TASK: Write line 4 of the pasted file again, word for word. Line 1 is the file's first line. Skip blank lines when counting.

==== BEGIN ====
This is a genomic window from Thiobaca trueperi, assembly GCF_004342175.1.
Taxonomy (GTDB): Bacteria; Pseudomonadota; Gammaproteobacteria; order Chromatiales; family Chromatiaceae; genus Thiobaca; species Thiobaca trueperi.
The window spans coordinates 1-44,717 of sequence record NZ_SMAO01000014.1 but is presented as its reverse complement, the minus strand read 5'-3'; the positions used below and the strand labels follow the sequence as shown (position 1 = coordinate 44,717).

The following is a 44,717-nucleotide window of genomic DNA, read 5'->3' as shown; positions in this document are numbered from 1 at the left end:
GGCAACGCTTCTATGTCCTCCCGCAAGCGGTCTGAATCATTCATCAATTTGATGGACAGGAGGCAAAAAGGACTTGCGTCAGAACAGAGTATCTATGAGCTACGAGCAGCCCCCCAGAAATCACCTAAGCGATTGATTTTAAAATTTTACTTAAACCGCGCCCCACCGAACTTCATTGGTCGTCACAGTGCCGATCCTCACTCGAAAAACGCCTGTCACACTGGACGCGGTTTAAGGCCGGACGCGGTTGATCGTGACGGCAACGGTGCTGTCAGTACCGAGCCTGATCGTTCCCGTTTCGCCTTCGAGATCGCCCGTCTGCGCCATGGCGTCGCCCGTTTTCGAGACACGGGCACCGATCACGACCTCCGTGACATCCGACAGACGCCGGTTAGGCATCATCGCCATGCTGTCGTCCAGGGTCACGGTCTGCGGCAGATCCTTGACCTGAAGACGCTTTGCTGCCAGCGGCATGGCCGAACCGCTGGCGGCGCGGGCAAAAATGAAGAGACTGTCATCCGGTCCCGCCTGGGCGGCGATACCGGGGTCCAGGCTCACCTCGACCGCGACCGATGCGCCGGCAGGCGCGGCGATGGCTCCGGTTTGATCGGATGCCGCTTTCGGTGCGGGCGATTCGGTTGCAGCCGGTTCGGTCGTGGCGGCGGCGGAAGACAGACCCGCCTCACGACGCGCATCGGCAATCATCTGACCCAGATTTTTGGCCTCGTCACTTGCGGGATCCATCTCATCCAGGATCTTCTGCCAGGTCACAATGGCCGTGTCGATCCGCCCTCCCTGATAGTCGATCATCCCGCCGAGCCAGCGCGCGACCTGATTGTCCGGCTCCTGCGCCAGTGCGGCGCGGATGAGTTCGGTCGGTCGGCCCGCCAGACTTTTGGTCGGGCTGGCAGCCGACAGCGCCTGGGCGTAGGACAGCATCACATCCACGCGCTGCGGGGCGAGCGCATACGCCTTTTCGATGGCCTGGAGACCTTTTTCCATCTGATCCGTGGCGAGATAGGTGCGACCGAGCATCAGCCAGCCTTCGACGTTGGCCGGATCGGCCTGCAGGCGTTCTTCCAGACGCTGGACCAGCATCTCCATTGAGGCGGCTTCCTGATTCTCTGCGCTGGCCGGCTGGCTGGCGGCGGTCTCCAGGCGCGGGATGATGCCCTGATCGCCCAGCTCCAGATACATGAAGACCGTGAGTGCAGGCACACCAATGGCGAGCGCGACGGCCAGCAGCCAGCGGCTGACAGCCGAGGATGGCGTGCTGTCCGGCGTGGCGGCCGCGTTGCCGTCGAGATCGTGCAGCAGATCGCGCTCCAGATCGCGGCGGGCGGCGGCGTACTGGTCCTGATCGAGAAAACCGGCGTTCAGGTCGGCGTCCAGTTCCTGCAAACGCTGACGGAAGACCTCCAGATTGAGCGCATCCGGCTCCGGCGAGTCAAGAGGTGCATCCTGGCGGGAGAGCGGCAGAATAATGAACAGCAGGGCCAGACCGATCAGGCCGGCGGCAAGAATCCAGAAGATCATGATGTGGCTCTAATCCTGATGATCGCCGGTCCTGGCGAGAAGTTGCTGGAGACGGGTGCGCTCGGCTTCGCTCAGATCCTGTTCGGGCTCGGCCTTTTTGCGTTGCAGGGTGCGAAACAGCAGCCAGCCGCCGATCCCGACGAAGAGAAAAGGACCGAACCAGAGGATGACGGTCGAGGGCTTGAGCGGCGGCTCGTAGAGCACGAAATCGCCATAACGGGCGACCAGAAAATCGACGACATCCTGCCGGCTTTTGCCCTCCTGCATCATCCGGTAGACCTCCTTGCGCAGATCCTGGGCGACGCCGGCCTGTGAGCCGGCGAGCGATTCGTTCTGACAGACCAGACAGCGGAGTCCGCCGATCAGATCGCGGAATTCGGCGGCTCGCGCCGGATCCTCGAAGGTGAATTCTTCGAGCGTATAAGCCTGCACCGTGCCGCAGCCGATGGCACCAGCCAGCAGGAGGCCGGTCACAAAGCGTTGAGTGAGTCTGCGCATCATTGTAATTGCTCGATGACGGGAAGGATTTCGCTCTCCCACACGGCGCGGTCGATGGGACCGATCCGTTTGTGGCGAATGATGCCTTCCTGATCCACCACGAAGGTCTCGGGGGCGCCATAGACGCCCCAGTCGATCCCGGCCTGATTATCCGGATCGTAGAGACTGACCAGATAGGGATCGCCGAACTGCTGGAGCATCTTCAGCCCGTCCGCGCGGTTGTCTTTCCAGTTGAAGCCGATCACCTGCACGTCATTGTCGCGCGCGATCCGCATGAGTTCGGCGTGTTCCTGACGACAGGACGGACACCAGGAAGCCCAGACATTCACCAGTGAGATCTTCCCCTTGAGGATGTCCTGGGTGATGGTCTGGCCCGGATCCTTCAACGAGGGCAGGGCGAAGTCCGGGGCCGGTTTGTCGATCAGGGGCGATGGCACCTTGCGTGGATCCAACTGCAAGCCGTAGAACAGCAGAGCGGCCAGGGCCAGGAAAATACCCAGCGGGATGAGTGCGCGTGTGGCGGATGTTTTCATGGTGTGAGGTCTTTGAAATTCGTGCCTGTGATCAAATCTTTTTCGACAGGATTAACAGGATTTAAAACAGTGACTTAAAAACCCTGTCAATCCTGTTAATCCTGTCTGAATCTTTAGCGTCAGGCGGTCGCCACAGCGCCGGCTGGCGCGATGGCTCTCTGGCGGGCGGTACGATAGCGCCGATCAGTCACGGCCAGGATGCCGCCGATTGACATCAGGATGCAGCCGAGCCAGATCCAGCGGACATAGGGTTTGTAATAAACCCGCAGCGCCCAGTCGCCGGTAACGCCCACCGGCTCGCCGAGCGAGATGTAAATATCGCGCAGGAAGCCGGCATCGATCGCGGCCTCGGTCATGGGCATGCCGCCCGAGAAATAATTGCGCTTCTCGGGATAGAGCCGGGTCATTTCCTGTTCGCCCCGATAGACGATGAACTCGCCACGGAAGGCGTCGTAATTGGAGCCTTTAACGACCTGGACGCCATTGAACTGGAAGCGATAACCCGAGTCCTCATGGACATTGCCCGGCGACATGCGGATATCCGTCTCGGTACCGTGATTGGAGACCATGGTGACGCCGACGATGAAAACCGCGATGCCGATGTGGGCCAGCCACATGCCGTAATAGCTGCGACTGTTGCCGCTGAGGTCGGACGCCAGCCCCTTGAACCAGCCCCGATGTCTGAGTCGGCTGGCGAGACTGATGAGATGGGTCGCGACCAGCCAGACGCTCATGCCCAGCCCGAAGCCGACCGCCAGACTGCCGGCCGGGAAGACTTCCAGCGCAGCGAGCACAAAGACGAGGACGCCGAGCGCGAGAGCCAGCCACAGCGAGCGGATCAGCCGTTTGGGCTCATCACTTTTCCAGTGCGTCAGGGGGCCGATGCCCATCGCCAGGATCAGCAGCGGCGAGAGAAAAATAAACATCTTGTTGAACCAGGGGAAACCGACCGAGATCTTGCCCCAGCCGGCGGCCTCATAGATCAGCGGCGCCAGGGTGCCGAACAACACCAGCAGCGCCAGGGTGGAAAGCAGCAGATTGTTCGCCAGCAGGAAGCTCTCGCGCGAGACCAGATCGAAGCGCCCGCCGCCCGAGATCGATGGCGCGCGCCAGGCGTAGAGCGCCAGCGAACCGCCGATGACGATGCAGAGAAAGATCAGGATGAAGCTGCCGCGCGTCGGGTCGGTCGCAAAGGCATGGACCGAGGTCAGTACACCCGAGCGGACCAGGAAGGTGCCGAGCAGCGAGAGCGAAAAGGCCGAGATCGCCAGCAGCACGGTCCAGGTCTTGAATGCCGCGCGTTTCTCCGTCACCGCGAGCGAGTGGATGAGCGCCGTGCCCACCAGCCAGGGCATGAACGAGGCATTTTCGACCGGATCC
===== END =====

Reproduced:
The following is a 44,717-nucleotide window of genomic DNA, read 5'->3' as shown; positions in this document are numbered from 1 at the left end: